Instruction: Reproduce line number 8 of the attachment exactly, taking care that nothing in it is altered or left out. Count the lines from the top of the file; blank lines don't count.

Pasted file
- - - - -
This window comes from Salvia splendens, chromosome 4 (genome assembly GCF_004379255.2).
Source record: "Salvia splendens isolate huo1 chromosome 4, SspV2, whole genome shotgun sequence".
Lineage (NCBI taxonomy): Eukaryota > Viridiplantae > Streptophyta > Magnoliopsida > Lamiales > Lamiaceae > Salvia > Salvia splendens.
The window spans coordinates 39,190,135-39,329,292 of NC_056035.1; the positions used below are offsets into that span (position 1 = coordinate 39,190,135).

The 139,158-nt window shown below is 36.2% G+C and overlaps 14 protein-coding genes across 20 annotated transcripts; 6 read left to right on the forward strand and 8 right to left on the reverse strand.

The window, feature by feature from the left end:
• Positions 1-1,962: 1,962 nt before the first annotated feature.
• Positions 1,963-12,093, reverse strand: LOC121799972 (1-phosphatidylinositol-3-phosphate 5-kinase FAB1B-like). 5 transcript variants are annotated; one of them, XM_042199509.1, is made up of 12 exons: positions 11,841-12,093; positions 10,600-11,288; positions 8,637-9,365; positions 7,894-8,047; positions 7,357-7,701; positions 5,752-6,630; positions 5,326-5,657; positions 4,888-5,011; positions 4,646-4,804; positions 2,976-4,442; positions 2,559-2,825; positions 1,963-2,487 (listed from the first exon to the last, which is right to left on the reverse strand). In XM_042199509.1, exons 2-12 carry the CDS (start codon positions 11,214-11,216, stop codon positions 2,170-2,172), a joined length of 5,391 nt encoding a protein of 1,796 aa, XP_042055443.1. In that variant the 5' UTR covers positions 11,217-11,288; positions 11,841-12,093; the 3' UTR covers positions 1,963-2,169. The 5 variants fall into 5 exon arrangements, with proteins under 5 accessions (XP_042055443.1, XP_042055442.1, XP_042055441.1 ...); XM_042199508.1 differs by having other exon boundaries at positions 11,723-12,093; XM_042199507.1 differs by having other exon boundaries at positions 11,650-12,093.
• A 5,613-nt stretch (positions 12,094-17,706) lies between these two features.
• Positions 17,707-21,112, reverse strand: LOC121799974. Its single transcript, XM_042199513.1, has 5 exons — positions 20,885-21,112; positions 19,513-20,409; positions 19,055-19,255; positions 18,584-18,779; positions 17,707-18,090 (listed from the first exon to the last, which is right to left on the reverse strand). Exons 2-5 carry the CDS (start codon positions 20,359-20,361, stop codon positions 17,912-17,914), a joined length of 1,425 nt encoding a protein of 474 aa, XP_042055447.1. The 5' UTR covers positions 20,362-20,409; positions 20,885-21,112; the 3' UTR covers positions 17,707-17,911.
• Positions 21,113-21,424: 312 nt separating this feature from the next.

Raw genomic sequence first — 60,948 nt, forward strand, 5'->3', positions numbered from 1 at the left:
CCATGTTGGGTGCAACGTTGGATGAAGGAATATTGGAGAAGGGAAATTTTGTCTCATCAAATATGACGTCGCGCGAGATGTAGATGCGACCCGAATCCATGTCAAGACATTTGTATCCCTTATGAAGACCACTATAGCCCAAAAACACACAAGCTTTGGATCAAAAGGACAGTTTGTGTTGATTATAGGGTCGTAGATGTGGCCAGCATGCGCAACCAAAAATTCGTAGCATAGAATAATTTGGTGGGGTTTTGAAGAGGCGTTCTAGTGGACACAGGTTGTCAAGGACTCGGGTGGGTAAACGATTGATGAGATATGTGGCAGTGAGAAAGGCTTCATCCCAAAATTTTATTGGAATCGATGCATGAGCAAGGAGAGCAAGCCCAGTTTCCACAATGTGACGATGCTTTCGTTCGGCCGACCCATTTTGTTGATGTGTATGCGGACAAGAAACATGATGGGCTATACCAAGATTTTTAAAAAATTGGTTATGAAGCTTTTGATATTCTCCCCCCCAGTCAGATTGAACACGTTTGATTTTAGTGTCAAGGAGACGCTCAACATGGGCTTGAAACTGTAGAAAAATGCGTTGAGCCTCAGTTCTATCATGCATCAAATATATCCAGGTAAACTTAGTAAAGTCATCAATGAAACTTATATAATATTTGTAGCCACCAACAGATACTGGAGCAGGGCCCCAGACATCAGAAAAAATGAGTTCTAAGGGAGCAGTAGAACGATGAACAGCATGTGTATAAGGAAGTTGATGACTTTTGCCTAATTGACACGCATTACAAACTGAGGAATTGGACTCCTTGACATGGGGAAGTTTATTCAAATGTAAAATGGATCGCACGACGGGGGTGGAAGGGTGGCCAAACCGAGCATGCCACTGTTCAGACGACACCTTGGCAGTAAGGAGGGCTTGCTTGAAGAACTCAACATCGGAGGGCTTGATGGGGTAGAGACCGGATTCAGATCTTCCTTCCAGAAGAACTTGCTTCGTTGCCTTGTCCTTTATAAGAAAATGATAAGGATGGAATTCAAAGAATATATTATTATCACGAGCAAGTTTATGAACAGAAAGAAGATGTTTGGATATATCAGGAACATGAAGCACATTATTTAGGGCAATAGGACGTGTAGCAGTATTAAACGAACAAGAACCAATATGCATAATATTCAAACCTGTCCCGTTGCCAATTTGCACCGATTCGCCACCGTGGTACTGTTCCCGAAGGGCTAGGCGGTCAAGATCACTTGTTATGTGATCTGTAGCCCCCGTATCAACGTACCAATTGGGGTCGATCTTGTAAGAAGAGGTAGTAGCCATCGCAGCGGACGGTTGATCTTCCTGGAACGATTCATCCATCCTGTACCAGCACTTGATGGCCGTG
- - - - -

• Positions 1,963-12,093, reverse strand: LOC121799972 (1-phosphatidylinositol-3-phosphate 5-kinase FAB1B-like). 5 transcript variants are annotated; one of them, XM_042199509.1, is made up of 12 exons: positions 11,841-12,093; positions 10,600-11,288; positions 8,637-9,365; positions 7,894-8,047; positions 7,357-7,701; positions 5,752-6,630; positions 5,326-5,657; positions 4,888-5,011; positions 4,646-4,804; positions 2,976-4,442; positions 2,559-2,825; positions 1,963-2,487 (listed from the first exon to the last, which is right to left on the reverse strand). In XM_042199509.1, exons 2-12 carry the CDS (start codon positions 11,214-11,216, stop codon positions 2,170-2,172), a joined length of 5,391 nt encoding a protein of 1,796 aa, XP_042055443.1. In that variant the 5' UTR covers positions 11,217-11,288; positions 11,841-12,093; the 3' UTR covers positions 1,963-2,169. The 5 variants fall into 5 exon arrangements, with proteins under 5 accessions (XP_042055443.1, XP_042055442.1, XP_042055441.1 ...); XM_042199508.1 differs by having other exon boundaries at positions 11,723-12,093; XM_042199507.1 differs by having other exon boundaries at positions 11,650-12,093.